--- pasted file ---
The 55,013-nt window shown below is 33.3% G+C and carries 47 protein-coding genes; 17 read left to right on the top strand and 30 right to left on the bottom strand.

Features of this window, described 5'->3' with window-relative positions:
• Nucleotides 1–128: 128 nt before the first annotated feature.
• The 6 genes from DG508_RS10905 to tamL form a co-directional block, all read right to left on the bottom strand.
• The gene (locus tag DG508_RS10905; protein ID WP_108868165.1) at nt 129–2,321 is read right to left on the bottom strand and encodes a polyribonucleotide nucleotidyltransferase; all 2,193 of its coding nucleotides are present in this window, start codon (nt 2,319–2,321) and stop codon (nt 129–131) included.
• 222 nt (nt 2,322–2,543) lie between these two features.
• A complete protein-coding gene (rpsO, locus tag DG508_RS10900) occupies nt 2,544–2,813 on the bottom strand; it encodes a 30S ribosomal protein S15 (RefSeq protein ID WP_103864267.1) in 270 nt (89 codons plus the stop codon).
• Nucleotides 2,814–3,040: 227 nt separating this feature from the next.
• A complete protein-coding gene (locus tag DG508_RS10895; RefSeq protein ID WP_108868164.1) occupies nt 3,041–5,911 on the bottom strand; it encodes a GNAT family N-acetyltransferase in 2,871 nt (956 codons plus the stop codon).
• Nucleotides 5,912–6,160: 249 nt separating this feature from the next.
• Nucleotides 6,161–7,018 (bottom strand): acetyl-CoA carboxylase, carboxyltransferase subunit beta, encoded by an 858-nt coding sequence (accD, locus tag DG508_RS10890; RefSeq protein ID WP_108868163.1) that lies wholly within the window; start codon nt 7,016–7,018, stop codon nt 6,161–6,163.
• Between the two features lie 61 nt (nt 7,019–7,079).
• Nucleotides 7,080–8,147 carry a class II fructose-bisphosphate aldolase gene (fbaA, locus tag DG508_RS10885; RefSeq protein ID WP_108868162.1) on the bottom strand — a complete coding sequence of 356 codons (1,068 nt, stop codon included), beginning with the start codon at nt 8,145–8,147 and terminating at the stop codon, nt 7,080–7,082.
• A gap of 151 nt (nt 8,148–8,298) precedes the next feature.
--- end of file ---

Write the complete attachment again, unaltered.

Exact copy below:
The 55,013-nt window shown below is 33.3% G+C and carries 47 protein-coding genes; 17 read left to right on the top strand and 30 right to left on the bottom strand.

Features of this window, described 5'->3' with window-relative positions:
• Nucleotides 1–128: 128 nt before the first annotated feature.
• The 6 genes from DG508_RS10905 to tamL form a co-directional block, all read right to left on the bottom strand.
• The gene (locus tag DG508_RS10905; protein ID WP_108868165.1) at nt 129–2,321 is read right to left on the bottom strand and encodes a polyribonucleotide nucleotidyltransferase; all 2,193 of its coding nucleotides are present in this window, start codon (nt 2,319–2,321) and stop codon (nt 129–131) included.
• 222 nt (nt 2,322–2,543) lie between these two features.
• A complete protein-coding gene (rpsO, locus tag DG508_RS10900) occupies nt 2,544–2,813 on the bottom strand; it encodes a 30S ribosomal protein S15 (RefSeq protein ID WP_103864267.1) in 270 nt (89 codons plus the stop codon).
• Nucleotides 2,814–3,040: 227 nt separating this feature from the next.
• A complete protein-coding gene (locus tag DG508_RS10895; RefSeq protein ID WP_108868164.1) occupies nt 3,041–5,911 on the bottom strand; it encodes a GNAT family N-acetyltransferase in 2,871 nt (956 codons plus the stop codon).
• Nucleotides 5,912–6,160: 249 nt separating this feature from the next.
• Nucleotides 6,161–7,018 (bottom strand): acetyl-CoA carboxylase, carboxyltransferase subunit beta, encoded by an 858-nt coding sequence (accD, locus tag DG508_RS10890; RefSeq protein ID WP_108868163.1) that lies wholly within the window; start codon nt 7,016–7,018, stop codon nt 6,161–6,163.
• Between the two features lie 61 nt (nt 7,019–7,079).
• Nucleotides 7,080–8,147 carry a class II fructose-bisphosphate aldolase gene (fbaA, locus tag DG508_RS10885; RefSeq protein ID WP_108868162.1) on the bottom strand — a complete coding sequence of 356 codons (1,068 nt, stop codon included), beginning with the start codon at nt 8,145–8,147 and terminating at the stop codon, nt 7,080–7,082.
• A gap of 151 nt (nt 8,148–8,298) precedes the next feature.